TEROME LEVI PORTER, Petitioner - Appellant, v. JOE M. ALLBAUGH, Respondent - Appellee.
ORDER DENYING CERTIFICATE OF APPEALABILITY*
In these related appeals, pro se 1 Petitioner-Appellant Terome Levi Porter, an Oklahoma state prisoner, seeks certificates of appealability (“COAs”) and permission to proceed in forma pauperis, in order to challenge the district court's denial of his habeas petitions under 28 U.S.C. § 2254 relative to two separate state court convictions.2
In his first habeas petition, Porter v. Allbaugh, No. 16-6211 (“Porter I”), Mr. Porter argues (1) that the Oklahoma state court violated his due-process rights by conducting accelerated sentencing hearings, and (2) that he received ineffective assistance of counsel during his guilty plea and sentencing hearings. In his second habeas petition, Porter v. Allbaugh, No. 16-6246 (“Porter II”), Mr. Porter contends that the Oklahoma state court violated his due-process rights by (1) misinterpreting the Oklahoma statute under which he had been charged, and by (2) improperly instructing the jury on the applicable sentencing range. The district court denied Mr. Porter's petitions (and declined to issue COAs), finding the claims raised in Porter I untimely and the claims asserted in Porter II meritless.
Exercising jurisdiction under 28 U.S.C. § 1291, we DENY Mr. Porter's request for COAs, DENY his applications to proceed in forma pauperis, and DISMISS these matters.
Mr. Porter's petitions concern, as explained infra, two separate criminal convictions, and we discuss the background of each matter in turn.
In April 2008, Mr. Porter pleaded guilty to possession of a controlled substance with intent to distribute in the District Court of Kay County, Oklahoma. The state trial court deferred Mr. Porter's sentencing for four years, but ultimately granted the State of Oklahoma's (“State”) motion to accelerate judgment, and sentenced Mr. Porter to twenty-five years' imprisonment on May 3, 2012. Following sentencing, Mr. Porter moved to withdraw his guilty plea. The state trial court, however, denied the motion on May 29, 2012, and the Oklahoma Court of Criminal Appeals (“OCCA”) affirmed the acceleration of the deferred judgment, Mr. Porter's sentence, and the denial of his motion to withdraw on October 29, 2013.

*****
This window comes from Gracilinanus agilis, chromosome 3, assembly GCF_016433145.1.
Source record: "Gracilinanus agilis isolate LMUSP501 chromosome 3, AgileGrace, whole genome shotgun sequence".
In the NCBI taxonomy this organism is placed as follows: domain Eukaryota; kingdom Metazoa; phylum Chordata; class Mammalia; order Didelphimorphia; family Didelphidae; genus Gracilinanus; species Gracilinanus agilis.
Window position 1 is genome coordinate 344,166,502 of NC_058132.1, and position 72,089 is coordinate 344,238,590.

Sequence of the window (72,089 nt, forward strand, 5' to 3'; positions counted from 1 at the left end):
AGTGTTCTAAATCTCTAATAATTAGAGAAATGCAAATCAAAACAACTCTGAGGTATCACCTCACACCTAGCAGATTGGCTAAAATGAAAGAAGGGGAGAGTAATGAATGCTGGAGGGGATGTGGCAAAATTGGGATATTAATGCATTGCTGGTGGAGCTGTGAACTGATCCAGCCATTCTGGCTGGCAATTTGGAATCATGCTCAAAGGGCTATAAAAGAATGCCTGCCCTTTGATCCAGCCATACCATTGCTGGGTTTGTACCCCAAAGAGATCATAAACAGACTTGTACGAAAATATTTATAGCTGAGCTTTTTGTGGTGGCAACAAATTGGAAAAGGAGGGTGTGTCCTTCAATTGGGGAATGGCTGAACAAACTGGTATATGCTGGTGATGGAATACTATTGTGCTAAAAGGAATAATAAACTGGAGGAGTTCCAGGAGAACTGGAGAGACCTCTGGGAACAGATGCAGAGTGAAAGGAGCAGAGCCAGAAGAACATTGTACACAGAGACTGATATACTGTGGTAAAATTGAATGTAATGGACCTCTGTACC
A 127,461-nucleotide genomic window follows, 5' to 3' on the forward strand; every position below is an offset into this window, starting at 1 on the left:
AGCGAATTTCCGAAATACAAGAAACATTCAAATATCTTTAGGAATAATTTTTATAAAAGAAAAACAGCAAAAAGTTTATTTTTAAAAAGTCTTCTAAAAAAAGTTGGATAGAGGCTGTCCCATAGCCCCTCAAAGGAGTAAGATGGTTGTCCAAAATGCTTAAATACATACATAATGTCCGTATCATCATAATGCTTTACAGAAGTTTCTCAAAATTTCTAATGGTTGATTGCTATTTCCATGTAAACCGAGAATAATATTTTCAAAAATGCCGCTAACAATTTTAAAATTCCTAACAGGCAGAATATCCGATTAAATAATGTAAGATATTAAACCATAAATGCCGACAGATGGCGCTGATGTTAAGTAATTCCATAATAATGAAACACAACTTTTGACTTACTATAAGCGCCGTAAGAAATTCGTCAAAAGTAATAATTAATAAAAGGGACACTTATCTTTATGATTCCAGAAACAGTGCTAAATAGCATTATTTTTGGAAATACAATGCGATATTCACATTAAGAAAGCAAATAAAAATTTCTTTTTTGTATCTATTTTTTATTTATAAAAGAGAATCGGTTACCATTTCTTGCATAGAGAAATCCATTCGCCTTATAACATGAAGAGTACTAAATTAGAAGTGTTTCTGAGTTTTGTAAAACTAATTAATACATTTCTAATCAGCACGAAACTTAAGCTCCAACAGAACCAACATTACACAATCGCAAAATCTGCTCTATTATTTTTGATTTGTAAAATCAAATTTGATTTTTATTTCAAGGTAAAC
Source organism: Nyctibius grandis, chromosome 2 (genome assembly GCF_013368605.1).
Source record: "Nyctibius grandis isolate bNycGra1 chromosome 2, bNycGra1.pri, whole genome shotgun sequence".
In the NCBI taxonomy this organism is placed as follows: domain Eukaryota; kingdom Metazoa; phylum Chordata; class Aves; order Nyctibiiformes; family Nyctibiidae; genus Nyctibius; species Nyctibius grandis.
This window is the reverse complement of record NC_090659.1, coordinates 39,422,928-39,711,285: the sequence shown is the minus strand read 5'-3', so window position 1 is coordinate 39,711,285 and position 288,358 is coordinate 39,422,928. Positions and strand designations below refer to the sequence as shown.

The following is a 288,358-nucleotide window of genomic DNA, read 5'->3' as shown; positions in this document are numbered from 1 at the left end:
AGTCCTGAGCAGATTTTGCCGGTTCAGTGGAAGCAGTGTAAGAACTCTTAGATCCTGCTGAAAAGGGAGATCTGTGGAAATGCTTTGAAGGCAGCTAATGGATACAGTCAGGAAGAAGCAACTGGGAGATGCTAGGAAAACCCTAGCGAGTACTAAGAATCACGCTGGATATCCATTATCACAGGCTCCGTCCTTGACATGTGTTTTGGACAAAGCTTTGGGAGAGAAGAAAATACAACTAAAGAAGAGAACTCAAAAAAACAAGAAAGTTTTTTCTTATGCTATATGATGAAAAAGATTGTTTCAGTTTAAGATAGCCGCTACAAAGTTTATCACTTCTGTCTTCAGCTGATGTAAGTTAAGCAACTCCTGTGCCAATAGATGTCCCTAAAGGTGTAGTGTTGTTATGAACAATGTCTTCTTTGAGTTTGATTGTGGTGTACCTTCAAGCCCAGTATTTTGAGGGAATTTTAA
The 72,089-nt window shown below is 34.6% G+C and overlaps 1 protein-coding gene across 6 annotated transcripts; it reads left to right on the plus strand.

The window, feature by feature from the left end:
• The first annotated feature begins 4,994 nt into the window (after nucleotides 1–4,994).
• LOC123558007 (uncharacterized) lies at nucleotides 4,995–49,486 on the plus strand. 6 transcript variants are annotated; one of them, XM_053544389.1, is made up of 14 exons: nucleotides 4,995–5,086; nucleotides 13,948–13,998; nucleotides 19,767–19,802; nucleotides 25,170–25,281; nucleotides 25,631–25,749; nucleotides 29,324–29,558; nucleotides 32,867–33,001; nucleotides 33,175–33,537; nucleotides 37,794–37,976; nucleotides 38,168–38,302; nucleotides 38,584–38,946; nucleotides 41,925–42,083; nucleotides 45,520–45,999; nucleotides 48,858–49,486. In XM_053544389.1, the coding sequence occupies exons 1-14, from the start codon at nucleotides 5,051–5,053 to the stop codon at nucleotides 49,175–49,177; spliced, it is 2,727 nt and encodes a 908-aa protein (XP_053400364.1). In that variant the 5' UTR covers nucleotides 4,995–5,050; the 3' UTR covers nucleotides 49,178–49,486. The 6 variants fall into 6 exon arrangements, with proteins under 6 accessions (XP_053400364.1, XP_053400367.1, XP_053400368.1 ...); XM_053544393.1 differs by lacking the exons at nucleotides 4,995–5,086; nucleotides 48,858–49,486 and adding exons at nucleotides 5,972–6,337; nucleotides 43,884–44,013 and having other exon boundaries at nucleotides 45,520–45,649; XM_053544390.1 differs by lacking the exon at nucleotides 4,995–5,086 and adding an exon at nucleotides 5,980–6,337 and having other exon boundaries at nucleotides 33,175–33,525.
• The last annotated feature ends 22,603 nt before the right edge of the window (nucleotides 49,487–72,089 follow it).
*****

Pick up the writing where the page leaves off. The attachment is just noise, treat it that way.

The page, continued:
Following his direct appeal to the OCCA, Mr. Porter filed an application for post-conviction relief in the Oklahoma state trial court on September 22, 2014. On November 3, 2014, however, the state court denied his application because it raised issues that Mr. Porter previously had failed to pursue on direct appeal—and, therefore, had waived. The OCCA then declined jurisdiction over Mr. Porter's appeal because he failed to perfect the appeal within the thirty-day window that the OCCA's procedural rules specify. Nevertheless, the OCCA stated that Mr. Porter could make a request with the trial court for leave to file an untimely appeal. On February 4, 2015, Mr. Porter did so but the state trial court denied the application to file an appeal out of time on February 6, 2015, and Mr. Porter did not appeal that denial to the OCCA.
Instead, on October 15, 2015, he filed his Porter I habeas petition, arguing that certain aspects of his plea and accelerated sentencing hearings violated his constitutional rights. On May 26, 2016, however, the magistrate judge to whom the Porter I petition had been referred recommended that the petition be dismissed as time-barred. More specifically, the magistrate judge concluded that Mr. Porter's conviction became final on January 27, 2014 (ninety days after the OCCA affirmed his conviction and the accelerated proceedings), which meant that Mr. Porter's habeas petition had to be filed—absent tolling—by no later than January 28, 2015.